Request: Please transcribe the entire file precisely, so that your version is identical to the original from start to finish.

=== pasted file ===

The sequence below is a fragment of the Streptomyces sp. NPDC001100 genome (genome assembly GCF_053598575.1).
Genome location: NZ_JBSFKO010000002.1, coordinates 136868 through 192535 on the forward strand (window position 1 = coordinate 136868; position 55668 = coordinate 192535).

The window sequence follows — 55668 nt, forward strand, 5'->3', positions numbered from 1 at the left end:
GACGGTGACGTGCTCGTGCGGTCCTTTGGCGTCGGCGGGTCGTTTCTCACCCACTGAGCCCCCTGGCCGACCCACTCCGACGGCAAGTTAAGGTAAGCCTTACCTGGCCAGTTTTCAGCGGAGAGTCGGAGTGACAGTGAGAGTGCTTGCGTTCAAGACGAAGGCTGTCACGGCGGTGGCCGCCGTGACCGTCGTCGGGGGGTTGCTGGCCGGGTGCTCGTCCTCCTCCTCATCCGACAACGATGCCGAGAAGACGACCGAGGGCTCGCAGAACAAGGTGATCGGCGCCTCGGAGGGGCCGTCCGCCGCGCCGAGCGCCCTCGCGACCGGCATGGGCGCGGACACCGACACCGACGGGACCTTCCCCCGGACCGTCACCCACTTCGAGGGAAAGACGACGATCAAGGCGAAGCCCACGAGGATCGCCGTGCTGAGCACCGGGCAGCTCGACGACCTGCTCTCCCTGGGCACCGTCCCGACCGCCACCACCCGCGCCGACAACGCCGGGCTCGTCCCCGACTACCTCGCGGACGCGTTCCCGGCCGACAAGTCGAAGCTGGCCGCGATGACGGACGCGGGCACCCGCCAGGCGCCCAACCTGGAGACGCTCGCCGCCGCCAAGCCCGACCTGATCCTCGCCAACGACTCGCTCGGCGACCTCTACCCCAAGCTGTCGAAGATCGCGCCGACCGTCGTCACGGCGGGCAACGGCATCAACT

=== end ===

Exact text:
The sequence below is a fragment of the Streptomyces sp. NPDC001100 genome (genome assembly GCF_053598575.1).
Genome location: NZ_JBSFKO010000002.1, coordinates 136868 through 192535 on the forward strand (window position 1 = coordinate 136868; position 55668 = coordinate 192535).

The window sequence follows — 55668 nt, forward strand, 5'->3', positions numbered from 1 at the left end:
GACGGTGACGTGCTCGTGCGGTCCTTTGGCGTCGGCGGGTCGTTTCTCACCCACTGAGCCCCCTGGCCGACCCACTCCGACGGCAAGTTAAGGTAAGCCTTACCTGGCCAGTTTTCAGCGGAGAGTCGGAGTGACAGTGAGAGTGCTTGCGTTCAAGACGAAGGCTGTCACGGCGGTGGCCGCCGTGACCGTCGTCGGGGGGTTGCTGGCCGGGTGCTCGTCCTCCTCCTCATCCGACAACGATGCCGAGAAGACGACCGAGGGCTCGCAGAACAAGGTGATCGGCGCCTCGGAGGGGCCGTCCGCCGCGCCGAGCGCCCTCGCGACCGGCATGGGCGCGGACACCGACACCGACGGGACCTTCCCCCGGACCGTCACCCACTTCGAGGGAAAGACGACGATCAAGGCGAAGCCCACGAGGATCGCCGTGCTGAGCACCGGGCAGCTCGACGACCTGCTCTCCCTGGGCACCGTCCCGACCGCCACCACCCGCGCCGACAACGCCGGGCTCGTCCCCGACTACCTCGCGGACGCGTTCCCGGCCGACAAGTCGAAGCTGGCCGCGATGACGGACGCGGGCACCCGCCAGGCGCCCAACCTGGAGACGCTCGCCGCCGCCAAGCCCGACCTGATCCTCGCCAACGACTCGCTCGGCGACCTCTACCCCAAGCTGTCGAAGATCGCGCCGACCGTCGTCACGGCGGGCAACGGCATCAACT